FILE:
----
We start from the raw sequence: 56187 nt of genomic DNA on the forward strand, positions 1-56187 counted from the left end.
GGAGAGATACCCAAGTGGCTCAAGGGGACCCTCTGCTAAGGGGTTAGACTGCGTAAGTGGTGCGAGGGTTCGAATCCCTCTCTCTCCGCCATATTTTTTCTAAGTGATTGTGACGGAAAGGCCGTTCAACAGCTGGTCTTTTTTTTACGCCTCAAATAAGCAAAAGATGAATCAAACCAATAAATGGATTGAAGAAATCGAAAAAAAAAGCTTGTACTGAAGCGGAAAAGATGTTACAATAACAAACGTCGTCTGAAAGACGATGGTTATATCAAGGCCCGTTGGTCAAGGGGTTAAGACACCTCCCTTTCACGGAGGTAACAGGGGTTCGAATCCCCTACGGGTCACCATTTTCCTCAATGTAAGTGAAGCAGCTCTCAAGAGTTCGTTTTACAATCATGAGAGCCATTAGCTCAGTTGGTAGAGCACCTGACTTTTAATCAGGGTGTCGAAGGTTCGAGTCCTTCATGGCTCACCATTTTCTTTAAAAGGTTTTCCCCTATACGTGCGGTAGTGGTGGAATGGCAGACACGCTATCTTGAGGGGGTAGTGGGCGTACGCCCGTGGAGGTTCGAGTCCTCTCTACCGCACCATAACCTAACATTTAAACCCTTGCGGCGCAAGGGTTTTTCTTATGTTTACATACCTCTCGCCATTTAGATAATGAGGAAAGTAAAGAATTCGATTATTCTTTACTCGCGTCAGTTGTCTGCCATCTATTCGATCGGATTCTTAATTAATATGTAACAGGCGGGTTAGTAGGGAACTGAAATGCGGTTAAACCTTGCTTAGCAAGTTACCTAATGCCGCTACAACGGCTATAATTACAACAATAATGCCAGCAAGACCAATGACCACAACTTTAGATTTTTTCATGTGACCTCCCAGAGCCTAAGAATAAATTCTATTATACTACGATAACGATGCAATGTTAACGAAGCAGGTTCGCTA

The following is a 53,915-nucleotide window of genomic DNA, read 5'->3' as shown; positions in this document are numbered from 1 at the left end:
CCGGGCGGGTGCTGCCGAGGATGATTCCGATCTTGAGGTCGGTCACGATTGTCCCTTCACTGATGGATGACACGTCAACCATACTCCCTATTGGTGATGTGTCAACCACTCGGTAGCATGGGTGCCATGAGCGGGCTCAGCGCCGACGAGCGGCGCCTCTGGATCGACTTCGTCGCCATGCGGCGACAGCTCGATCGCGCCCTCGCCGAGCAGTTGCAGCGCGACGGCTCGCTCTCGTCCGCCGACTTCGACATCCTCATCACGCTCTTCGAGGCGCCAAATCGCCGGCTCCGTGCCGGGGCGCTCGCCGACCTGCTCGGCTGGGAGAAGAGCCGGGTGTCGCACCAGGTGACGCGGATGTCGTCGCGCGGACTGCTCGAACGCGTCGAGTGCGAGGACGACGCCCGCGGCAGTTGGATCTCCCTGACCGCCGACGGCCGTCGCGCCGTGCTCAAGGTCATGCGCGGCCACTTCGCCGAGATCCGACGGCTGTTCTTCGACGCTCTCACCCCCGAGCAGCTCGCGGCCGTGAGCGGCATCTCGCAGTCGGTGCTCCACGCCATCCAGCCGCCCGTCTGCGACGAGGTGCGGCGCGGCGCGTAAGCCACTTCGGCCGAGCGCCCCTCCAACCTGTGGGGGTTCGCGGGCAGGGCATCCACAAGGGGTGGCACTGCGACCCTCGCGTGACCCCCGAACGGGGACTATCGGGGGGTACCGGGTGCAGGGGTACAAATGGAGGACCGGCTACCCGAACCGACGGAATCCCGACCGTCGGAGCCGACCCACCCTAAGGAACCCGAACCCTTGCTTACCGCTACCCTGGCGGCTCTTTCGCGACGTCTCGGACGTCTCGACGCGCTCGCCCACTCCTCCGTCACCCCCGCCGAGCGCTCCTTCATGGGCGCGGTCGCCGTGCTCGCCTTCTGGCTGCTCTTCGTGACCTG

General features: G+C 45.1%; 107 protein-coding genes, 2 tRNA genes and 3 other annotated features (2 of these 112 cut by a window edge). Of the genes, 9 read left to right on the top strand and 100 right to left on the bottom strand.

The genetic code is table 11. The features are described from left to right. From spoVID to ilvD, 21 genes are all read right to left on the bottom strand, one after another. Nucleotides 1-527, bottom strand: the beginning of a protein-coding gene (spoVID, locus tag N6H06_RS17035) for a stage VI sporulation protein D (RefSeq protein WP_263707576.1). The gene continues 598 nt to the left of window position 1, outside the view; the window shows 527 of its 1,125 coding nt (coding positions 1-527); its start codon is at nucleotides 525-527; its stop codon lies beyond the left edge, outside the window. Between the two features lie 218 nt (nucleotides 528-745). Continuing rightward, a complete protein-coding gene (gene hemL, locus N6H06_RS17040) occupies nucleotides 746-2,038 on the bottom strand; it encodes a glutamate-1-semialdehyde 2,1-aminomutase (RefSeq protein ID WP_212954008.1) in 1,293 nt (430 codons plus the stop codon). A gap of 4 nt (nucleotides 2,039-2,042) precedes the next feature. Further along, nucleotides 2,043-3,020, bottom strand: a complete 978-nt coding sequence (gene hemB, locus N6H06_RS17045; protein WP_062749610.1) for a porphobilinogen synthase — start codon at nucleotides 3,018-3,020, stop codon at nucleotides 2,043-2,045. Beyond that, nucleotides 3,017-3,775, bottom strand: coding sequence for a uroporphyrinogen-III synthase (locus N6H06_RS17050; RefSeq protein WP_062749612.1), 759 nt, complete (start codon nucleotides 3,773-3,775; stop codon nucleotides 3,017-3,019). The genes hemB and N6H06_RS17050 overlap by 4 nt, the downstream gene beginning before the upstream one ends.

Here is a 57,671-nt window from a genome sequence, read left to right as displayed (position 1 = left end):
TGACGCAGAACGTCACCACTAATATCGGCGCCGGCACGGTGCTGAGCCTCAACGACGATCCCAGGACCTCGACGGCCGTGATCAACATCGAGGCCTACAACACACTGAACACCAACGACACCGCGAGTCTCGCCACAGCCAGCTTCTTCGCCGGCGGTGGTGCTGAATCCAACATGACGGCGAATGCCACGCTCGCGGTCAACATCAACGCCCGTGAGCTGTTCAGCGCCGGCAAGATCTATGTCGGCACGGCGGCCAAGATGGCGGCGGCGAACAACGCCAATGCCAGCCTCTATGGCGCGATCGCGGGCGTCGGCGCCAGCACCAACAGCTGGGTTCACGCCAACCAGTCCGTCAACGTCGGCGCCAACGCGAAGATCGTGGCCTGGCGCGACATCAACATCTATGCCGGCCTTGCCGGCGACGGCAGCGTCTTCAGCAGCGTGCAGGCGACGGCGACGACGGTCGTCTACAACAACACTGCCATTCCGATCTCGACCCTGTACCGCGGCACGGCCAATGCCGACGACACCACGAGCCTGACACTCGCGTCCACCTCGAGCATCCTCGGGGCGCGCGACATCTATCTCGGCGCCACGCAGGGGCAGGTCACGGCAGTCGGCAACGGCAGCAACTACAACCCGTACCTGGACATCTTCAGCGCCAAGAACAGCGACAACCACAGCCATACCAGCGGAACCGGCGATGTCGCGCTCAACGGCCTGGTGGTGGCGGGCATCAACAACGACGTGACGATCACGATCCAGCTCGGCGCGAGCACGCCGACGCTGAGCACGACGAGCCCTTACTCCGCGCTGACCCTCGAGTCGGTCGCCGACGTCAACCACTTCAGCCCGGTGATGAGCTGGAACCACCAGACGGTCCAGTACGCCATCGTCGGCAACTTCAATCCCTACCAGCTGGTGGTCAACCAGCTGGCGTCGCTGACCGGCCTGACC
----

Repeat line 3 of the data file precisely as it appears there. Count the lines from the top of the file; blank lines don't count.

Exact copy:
The following is a 53,915-nucleotide window of genomic DNA, read 5'->3' as shown; positions in this document are numbered from 1 at the left end: